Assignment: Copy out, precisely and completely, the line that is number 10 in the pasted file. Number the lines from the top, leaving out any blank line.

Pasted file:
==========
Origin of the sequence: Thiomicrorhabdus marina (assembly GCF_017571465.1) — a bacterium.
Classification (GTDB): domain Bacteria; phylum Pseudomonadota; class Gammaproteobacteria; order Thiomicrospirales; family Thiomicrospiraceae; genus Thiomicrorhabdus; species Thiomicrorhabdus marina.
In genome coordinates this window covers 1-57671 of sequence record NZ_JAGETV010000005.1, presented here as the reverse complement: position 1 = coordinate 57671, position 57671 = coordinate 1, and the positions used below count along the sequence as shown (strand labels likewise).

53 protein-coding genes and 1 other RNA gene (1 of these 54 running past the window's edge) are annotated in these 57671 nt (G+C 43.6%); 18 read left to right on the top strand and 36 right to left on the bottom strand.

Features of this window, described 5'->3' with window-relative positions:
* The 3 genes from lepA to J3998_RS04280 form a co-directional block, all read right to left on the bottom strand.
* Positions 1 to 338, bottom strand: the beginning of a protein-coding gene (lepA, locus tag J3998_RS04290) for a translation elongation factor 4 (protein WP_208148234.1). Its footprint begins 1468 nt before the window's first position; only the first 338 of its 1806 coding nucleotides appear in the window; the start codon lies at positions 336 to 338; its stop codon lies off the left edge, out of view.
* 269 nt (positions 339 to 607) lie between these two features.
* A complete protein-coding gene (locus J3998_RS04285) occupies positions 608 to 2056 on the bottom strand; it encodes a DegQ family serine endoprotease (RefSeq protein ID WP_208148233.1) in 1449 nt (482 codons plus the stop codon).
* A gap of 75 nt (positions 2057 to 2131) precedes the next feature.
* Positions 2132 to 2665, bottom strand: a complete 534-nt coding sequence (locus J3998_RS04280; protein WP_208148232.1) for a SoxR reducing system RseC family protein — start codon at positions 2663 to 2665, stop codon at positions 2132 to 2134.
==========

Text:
* A gap of 75 nt (positions 2057 to 2131) precedes the next feature.